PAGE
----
From Cloud Computing to Fog Computing
The Internet of Things has changed not only the digital world but also the way we live. It granted us access to a vast amount of information, which we managed to handle successfully. Now, we are witnessing the Internet of Things evolving into the Internet of Everything(s). More and more devices are moving to the cloud, and we are talking about every phone, tablet, car, even TVs, and refrigerators. A recent CISCO survey forecasts that 50 billion devices will be connected to the internet by 2020, and we need to be prepared to cope with this rapid expansion.
Yesterday Cloud, Today Fog!
As you probably already figure it out, I am a big believer in Cloud Computing and what it still has to grown to. But, I have to admit that with all the connected devices, Cloud Computing still needs help.
We live in a world of mass connectivity, where everything around us is, and will be, connected to the internet, which will make the online environment look like a highway in rush hour traffic. Even the most advanced cloud computing architecture still struggles with this large amount of data.
Fog Computing is becoming widely known as being the one that moves cloud computing closer to the ground, extending its capabilities and allowing storing and processes directly on the devices, minimizing the amount of data that is transferred to the cloud. The result is a Cloud Computing environment which can focus on heavier tasks while Fog Computing takes care of short-term, localized analytics.
With the large amount of connected devices the internet becomes slower, and therefore harder to use so Fog Computing is a solution to today’s architectural challenges with bandwidth, enabling real-time analytics, lower latency and maybe even improved security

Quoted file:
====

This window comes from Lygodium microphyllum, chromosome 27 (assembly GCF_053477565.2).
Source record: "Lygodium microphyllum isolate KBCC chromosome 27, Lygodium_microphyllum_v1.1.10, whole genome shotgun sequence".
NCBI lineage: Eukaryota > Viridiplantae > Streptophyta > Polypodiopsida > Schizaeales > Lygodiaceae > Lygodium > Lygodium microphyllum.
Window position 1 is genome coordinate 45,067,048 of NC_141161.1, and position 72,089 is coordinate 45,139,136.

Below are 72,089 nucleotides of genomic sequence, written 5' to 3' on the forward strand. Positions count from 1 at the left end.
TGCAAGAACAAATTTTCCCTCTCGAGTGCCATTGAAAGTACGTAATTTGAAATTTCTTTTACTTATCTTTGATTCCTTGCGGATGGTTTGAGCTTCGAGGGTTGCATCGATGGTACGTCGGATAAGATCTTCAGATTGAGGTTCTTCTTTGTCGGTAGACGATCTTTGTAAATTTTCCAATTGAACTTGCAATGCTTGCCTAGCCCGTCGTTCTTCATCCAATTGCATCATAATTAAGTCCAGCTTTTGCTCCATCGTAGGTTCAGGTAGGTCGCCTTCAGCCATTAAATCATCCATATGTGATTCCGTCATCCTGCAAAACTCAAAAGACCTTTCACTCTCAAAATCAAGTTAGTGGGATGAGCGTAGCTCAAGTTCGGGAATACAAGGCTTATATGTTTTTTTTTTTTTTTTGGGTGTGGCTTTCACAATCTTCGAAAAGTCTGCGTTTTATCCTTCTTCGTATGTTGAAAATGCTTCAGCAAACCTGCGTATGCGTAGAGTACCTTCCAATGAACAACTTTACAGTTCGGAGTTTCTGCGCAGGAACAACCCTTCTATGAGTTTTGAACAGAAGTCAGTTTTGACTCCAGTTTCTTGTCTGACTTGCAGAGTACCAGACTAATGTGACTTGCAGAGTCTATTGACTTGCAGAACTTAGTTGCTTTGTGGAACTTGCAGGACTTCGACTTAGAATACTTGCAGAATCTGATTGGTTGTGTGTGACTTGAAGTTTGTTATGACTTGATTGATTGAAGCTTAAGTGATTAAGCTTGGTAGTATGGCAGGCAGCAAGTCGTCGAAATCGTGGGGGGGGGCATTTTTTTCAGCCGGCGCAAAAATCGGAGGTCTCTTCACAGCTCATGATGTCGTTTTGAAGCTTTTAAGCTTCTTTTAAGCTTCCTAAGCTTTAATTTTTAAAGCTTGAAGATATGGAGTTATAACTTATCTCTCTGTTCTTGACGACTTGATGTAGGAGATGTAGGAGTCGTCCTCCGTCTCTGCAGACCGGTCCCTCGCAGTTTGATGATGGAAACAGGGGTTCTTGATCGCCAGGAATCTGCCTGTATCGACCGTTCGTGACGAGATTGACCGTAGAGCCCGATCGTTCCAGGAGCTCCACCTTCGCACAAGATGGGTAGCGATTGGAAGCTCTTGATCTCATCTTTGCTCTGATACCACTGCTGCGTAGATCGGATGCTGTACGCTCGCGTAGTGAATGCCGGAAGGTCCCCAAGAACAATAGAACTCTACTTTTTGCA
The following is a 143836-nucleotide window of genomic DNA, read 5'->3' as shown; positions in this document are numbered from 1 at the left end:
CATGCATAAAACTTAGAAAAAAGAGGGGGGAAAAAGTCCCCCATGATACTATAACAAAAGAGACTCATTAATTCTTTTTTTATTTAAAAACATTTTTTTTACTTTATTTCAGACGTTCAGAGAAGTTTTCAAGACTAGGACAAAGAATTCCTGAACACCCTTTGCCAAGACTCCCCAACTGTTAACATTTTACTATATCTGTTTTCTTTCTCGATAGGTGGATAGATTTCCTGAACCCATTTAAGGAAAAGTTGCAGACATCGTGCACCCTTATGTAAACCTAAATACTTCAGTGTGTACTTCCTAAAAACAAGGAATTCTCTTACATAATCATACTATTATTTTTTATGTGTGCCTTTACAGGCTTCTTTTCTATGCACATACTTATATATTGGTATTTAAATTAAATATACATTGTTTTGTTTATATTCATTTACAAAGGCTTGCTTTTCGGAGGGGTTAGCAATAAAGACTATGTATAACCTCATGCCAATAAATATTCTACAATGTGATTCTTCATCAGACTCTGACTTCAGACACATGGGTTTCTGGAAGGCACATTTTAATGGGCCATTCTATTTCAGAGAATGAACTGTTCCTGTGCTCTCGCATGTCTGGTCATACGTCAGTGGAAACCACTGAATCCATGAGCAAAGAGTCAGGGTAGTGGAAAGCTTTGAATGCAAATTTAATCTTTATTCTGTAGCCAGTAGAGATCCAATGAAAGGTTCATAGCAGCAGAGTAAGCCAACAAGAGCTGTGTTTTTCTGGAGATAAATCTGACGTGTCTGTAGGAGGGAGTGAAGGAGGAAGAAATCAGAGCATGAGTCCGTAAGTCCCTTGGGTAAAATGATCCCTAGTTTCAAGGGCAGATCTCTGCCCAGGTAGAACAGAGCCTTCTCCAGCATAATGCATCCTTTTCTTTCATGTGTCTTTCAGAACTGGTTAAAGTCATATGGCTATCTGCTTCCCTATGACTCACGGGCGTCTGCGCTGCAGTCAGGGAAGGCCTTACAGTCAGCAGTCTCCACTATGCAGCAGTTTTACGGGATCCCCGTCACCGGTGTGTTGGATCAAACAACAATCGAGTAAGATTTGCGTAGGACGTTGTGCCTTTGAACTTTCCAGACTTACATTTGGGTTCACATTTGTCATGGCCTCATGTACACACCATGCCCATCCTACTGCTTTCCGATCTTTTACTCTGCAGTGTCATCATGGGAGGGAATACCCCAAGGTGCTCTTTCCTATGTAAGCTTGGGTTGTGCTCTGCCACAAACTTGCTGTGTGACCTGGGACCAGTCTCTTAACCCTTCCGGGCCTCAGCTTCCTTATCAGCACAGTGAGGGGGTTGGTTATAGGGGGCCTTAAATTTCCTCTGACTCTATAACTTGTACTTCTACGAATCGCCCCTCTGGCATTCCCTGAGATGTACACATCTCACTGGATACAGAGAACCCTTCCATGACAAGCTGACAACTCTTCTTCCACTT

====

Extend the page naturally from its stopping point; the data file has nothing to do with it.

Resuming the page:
What Fog Computing does?
- Analyzes the most time-sensitive data at the network edge, instead of sending large amounts of IoT data to the cloud
- Acts on IoT data in milliseconds
- Sends selected data to the cloud for historical analysis and longer-term storage
Fog Computing benefits:
- Cost – Fog Computing requires less movement of the data, therefore releases the network for other uses
- Expedience – Being closer to the Things, Fog Computing enables real-time processes
- Security and Governance – Less data movement brings extra security. Also, there are strict regulatory requirements about where data is stored
Bottom line, Fog Computing means evolution, and there’s nothing foggy about that! Waiting for your comments below!
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